Fast forward, the same man, now standing on the edge of the Germanesca valley, high in the Cottien Alps. Around him, multiple waterfalls cascade down from tremendous heights. He is with a hiking companion, who like himself, had not planned on going this far today. The wind begins picking up the roar of the waterfalls, spiraling them around as they became a voice unto their own. They had not checked the weather reports for the day, but there seemed little to fear. The sky was an azure blue as far as the mind’s eye could see. There were no plans to go as far as they had. What seemed as a short leisurely hike had now become a mission; to reach the summit before their allotted time expired. The hiking companion was his junior by nearly 30 years, yet they were both feeling the effects of the altitude. As he paused, it was as if he waited upon the Lord to strengthen his legs. They had started at nearly 4,000 feet in altitude, and before they reached the summit, they would climb another 5,000 feet. He would need more than just his own power to make this journey. Silently he prayed asking God to give him the energy, and fortitude to make it to the top. Before he could finish, there was a surge of electricity that seemed to flow through his core, down through his legs to his feet. Suddenly, it was as if he could no longer feel the growing weariness in his thighs that moments before had made him question this endeavor. From there, it was if he had mounted on wings of eagles as they passed one group after another making their way up the mountain. They eventually made it to the top where they openly confessed thanks to having lunch with God. It was if Heaven’s door was within reach.
He had waited upon the Lord, and his strength had been renewed.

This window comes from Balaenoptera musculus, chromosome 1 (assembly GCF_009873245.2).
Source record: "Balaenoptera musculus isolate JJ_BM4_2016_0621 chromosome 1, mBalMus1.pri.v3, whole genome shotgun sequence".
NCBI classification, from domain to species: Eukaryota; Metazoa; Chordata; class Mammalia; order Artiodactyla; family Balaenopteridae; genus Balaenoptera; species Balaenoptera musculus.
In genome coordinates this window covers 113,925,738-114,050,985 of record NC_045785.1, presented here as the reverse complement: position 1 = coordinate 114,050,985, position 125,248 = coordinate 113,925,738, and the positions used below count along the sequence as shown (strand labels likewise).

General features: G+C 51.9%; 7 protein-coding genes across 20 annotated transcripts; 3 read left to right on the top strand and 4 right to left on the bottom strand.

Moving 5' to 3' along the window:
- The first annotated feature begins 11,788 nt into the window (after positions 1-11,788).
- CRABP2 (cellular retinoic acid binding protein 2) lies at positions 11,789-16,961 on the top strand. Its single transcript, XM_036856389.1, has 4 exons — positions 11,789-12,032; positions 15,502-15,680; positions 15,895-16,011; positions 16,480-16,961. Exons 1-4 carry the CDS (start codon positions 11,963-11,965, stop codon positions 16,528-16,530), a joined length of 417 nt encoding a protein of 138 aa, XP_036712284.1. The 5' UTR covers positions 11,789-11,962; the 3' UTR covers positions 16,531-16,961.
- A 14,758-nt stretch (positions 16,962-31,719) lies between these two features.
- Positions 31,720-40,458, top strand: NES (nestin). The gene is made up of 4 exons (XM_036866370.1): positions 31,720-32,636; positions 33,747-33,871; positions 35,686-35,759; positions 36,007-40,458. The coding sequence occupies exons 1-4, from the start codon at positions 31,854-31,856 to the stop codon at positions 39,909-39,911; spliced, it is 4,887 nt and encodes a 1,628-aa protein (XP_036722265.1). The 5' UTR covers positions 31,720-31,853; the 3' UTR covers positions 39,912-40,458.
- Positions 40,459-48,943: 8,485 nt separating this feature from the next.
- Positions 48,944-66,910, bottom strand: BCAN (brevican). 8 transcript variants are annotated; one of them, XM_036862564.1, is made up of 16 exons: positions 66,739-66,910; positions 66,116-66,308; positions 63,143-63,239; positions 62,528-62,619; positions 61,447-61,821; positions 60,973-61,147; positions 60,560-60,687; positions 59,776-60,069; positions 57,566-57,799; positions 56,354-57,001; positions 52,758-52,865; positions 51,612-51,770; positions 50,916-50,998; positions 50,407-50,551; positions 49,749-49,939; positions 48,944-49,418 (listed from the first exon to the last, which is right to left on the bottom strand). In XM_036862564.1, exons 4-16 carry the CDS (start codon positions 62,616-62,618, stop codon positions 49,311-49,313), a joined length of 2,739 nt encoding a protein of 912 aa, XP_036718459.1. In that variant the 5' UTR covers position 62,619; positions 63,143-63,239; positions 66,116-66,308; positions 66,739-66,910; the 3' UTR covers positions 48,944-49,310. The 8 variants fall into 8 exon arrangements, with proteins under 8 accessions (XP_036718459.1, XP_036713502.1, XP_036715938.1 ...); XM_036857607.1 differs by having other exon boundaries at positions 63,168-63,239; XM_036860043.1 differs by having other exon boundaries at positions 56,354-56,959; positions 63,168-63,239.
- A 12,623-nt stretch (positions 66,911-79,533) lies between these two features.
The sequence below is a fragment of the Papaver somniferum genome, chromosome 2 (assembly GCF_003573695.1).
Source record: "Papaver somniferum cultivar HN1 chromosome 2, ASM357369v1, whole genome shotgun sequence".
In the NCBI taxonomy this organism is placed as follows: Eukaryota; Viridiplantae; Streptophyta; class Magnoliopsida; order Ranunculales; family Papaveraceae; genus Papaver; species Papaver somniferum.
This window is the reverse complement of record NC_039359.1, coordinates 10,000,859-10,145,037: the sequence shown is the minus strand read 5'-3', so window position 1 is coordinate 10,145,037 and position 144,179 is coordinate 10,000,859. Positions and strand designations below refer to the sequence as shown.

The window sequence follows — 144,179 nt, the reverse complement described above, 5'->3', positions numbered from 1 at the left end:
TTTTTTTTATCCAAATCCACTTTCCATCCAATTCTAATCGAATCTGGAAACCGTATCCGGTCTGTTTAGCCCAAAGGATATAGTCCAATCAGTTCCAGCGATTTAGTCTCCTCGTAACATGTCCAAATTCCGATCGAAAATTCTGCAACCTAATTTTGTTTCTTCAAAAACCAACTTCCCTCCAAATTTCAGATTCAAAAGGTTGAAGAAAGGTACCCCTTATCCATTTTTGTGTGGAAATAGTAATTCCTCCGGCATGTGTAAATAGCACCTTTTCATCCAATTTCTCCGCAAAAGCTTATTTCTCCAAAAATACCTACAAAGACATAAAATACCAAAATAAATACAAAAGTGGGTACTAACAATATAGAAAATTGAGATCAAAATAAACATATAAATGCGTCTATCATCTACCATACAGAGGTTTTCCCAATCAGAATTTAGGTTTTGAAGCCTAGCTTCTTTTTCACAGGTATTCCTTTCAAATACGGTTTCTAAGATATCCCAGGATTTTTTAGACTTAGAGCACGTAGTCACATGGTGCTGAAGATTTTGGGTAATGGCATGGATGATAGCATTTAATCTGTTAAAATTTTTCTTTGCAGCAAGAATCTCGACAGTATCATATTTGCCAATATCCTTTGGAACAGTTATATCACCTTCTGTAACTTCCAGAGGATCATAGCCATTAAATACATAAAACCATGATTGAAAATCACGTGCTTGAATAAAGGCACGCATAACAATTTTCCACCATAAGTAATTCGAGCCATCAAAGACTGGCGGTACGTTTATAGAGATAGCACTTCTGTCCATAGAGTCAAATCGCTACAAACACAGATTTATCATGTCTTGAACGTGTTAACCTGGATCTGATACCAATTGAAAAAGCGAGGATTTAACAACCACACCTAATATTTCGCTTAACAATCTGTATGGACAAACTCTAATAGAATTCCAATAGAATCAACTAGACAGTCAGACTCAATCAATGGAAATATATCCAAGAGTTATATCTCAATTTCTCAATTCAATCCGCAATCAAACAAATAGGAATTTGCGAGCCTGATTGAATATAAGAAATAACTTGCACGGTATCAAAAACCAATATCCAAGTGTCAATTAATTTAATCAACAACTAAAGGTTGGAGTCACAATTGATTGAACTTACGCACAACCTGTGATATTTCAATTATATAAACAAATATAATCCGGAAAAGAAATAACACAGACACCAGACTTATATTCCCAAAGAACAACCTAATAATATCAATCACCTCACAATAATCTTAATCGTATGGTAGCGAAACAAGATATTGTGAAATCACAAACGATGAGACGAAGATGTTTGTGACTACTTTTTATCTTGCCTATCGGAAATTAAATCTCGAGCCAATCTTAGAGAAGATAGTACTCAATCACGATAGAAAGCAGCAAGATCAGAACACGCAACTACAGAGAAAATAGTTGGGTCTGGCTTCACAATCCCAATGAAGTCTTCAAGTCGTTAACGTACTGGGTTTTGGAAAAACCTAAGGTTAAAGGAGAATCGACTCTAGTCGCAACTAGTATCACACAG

When he rolled out of bed today, before knowing the storms were coming, his body ached. Even though he had taken Sunday off from his labors, his body was worn from the daily toil in the summer heat. Once more he was building another structure, but unlike the cabin before, this one would be much larger and much more challenging. Add to that being nearly 30 years older, it was as if the odds were stacked against him. Although he was up for the task, his aging frame was having second thoughts. His right wrist had already suffered a strain and needed to be kept in a brace while he worked. Both hands had fingertips worn raw from the concrete blocks he was laying since the gloves he wore had long since been worn out. In essence, he needed more than just one day to recover, but the clock was ticking.
Thankfully, the pause of the morning was just enough to give him a chance to feel God’s grace once again. Once the errands had been run, he resumed his work and pushed through until he could go no further. He could walk and not faint, but he was certainly close.
As he covered all the items to be kept in the dry, he looked back and saw that three of the four masonry foundation walls were complete.
It was not the mountaintop, but he was getting closer each day.
Moments later, the rumble of thunder shook the valley below, and within minutes, the flood of the summer rains came cascading down. Like a sigh of relief, he rested once more as the strains of raindrops pattering against the window panes soothing his weary soul.
One step closer, one day more, we reach for the summit of that far distant shore.
In all we do, let us serve Him so that in all we do, God’s will shall be done.
Thanks be to God.